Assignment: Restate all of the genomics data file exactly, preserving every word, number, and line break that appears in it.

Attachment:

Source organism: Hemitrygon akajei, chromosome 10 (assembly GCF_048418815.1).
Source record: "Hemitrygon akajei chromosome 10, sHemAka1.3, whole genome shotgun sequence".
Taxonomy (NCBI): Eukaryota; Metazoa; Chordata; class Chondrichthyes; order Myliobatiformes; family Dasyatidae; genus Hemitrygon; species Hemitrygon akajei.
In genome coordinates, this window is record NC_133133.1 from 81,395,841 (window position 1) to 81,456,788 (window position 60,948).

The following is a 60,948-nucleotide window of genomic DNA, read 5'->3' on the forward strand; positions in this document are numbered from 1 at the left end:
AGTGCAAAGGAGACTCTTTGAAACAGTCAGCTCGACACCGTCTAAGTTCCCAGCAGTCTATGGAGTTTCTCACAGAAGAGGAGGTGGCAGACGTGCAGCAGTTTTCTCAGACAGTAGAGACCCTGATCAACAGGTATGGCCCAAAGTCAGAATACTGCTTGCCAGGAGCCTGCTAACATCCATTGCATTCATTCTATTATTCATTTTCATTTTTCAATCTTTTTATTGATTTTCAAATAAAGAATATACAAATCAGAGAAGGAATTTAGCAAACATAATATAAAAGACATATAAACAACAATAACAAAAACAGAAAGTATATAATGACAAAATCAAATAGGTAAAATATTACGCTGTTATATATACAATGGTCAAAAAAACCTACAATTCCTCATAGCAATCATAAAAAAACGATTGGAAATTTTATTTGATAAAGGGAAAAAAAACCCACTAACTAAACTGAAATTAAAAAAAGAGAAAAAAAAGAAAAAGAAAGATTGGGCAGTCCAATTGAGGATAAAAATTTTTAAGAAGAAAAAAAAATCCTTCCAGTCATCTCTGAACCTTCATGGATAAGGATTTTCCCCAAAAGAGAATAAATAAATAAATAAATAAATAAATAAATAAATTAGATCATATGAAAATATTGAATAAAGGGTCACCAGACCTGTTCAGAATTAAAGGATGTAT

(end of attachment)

Source organism: Hemitrygon akajei, chromosome 10 (assembly GCF_048418815.1).
Source record: "Hemitrygon akajei chromosome 10, sHemAka1.3, whole genome shotgun sequence".
Taxonomy (NCBI): Eukaryota; Metazoa; Chordata; class Chondrichthyes; order Myliobatiformes; family Dasyatidae; genus Hemitrygon; species Hemitrygon akajei.
In genome coordinates, this window is record NC_133133.1 from 81,395,841 (window position 1) to 81,456,788 (window position 60,948).

The following is a 60,948-nucleotide window of genomic DNA, read 5'->3' on the forward strand; positions in this document are numbered from 1 at the left end:
AGTGCAAAGGAGACTCTTTGAAACAGTCAGCTCGACACCGTCTAAGTTCCCAGCAGTCTATGGAGTTTCTCACAGAAGAGGAGGTGGCAGACGTGCAGCAGTTTTCTCAGACAGTAGAGACCCTGATCAACAGGTATGGCCCAAAGTCAGAATACTGCTTGCCAGGAGCCTGCTAACATCCATTGCATTCATTCTATTATTCATTTTCATTTTTCAATCTTTTTATTGATTTTCAAATAAAGAATATACAAATCAGAGAAGGAATTTAGCAAACATAATATAAAAGACATATAAACAACAATAACAAAAACAGAAAGTATATAATGACAAAATCAAATAGGTAAAATATTACGCTGTTATATATACAATGGTCAAAAAAACCTACAATTCCTCATAGCAATCATAAAAAAACGATTGGAAATTTTATTTGATAAAGGGAAAAAAAACCCACTAACTAAACTGAAATTAAAAAAAGAGAAAAAAAAGAAAAAGAAAGATTGGGCAGTCCAATTGAGGATAAAAATTTTTAAGAAGAAAAAAAAATCCTTCCAGTCATCTCTGAACCTTCATGGATAAGGATTTTCCCCAAAAGAGAATAAATAAATAAATAAATAAATAAATAAATAAATTAGATCATATGAAAATATTGAATAAAGGGTCACCAGACCTGTTCAGAATTAAAGGATGTAT